Hospitality Industry bosses had been waiting eagerly for this autumn’s budget to see what measures – if any – would be in place to assist the sectors’ continued journey out of the woes of lockdown.
Their primary calls were for an extension to the special VAT exemption (now just 12.5% for the hospitality, leisure and tourism sectors), which is set to return to the typical 20% this coming 1st April.
Such measures were nowhere to be seen in Chancellor Rishi Sunak’s budget, however – instead, we heard the following…
A reform of alcohol duty
On top of cancelling a planned £3b duty increase for spirits, wine, cider and beer, Sunak announced a reform of alcohol duty – a system he described as “outdated, complex and full of historical anomalies” and detailed plans of a “simpler, fairer and healthier” system scheduled for February of 2023.
Most notably, stronger drinks will pay higher rates while weaker drinks will pay lower rates.
In short, drinks like beer, lager, cider and wine will all be cheaper.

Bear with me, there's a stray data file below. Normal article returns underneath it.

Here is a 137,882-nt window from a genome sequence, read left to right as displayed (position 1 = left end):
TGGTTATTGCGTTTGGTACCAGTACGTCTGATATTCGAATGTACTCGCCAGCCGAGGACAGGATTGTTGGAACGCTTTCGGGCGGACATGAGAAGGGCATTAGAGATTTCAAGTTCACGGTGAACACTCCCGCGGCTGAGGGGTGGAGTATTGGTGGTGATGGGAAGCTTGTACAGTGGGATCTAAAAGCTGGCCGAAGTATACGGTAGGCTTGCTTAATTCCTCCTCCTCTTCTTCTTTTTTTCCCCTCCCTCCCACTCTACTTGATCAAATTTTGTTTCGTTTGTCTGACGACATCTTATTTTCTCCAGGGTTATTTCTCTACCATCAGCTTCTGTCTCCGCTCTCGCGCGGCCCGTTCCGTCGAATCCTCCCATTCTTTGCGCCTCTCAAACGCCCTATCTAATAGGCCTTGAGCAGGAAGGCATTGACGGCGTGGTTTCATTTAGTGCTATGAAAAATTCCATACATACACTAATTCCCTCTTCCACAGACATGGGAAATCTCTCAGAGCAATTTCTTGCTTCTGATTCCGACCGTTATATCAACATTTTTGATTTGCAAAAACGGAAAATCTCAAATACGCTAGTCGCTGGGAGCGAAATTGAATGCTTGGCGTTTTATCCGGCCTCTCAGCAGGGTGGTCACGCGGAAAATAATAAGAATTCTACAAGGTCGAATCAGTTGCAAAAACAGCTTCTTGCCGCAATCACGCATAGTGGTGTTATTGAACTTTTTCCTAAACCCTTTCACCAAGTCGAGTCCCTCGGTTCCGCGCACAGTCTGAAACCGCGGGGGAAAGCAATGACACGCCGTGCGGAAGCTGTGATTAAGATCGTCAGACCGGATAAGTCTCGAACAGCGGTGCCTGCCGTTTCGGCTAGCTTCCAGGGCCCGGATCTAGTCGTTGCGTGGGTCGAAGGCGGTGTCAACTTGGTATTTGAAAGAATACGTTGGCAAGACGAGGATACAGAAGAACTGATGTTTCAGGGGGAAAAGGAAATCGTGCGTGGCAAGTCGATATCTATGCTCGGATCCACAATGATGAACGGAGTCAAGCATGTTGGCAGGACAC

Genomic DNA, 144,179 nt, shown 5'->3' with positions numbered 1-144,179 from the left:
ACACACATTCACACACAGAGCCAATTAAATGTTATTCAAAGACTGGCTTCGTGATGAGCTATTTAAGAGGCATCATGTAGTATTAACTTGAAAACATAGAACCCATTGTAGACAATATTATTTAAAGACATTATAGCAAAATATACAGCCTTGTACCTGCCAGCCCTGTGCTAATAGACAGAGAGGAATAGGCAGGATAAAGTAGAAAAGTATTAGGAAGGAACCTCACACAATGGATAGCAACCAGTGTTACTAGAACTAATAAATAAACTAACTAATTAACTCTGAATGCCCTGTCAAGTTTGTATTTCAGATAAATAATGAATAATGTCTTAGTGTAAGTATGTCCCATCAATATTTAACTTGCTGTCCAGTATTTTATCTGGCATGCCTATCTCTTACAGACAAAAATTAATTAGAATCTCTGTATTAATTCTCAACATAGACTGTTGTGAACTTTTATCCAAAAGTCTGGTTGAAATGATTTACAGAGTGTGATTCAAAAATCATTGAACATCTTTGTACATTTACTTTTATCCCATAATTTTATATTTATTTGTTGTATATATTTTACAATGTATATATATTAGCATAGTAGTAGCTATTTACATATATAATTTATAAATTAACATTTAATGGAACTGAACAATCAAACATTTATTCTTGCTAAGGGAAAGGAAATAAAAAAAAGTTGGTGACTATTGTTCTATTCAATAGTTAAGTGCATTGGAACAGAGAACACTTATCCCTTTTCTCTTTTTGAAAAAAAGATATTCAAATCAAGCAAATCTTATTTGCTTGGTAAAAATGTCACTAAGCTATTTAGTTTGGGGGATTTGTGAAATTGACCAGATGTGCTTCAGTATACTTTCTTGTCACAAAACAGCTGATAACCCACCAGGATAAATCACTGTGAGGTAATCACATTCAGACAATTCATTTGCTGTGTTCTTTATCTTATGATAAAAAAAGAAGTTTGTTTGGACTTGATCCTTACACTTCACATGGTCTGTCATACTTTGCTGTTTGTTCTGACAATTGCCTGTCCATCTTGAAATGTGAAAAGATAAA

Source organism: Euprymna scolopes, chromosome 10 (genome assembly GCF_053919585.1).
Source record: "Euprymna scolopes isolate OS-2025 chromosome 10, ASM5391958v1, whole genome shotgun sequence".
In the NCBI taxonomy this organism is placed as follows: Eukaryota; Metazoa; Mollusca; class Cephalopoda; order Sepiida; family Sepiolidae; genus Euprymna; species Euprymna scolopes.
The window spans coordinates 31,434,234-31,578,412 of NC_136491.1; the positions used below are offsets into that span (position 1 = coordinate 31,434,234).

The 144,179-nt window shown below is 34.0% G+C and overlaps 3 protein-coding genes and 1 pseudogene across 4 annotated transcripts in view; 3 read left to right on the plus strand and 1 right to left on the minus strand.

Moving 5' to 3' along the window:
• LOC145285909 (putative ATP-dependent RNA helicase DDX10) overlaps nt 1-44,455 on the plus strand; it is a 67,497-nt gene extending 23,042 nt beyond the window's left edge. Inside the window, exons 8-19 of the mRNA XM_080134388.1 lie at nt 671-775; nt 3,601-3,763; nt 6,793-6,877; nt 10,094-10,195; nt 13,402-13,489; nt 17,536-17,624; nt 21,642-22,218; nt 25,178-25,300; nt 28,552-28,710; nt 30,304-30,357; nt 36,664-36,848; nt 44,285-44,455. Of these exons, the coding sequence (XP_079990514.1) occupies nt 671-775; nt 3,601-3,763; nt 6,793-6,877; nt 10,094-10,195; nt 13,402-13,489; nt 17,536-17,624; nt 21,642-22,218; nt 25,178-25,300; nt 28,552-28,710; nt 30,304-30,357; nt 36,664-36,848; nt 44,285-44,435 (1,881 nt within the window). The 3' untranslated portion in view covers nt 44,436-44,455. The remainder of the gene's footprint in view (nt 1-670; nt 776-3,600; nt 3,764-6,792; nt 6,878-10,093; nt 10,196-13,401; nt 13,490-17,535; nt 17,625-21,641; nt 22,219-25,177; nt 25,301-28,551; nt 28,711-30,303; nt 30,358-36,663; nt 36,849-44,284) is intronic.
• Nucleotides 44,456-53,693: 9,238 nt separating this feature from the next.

Fizz lovers can be joyful too – Sunak has described the 28% duty premium on sparkling wines as “irrational” – under new plans, duty on these dinks will be the same as regular wines.
Also built into the measures are added assistance to small cider makers and a 5% duty cut to draught beer and cider served from containers of more than 40 litres – the biggest cut to beer duty for 50 years.
Chris Jowsey, chief executive of Admiral Taverns, described the proposed reforms as a “fantastic result for wet-led community pubs”
Along with these reforms, the Chancellor also announced…
- Business Rate Review
Sunak announced a temporary 50% cut in business rates for restaurants and bars (up to a maximum of £110,000) – moreover, 2022’s planned annual increase in rates for all firms has now been scrapped for the second year in a row.
- Annual Investment Allowance
The drop to £200k from £1M for 100% relief is set to be delayed from Jan 22 to the end of March 23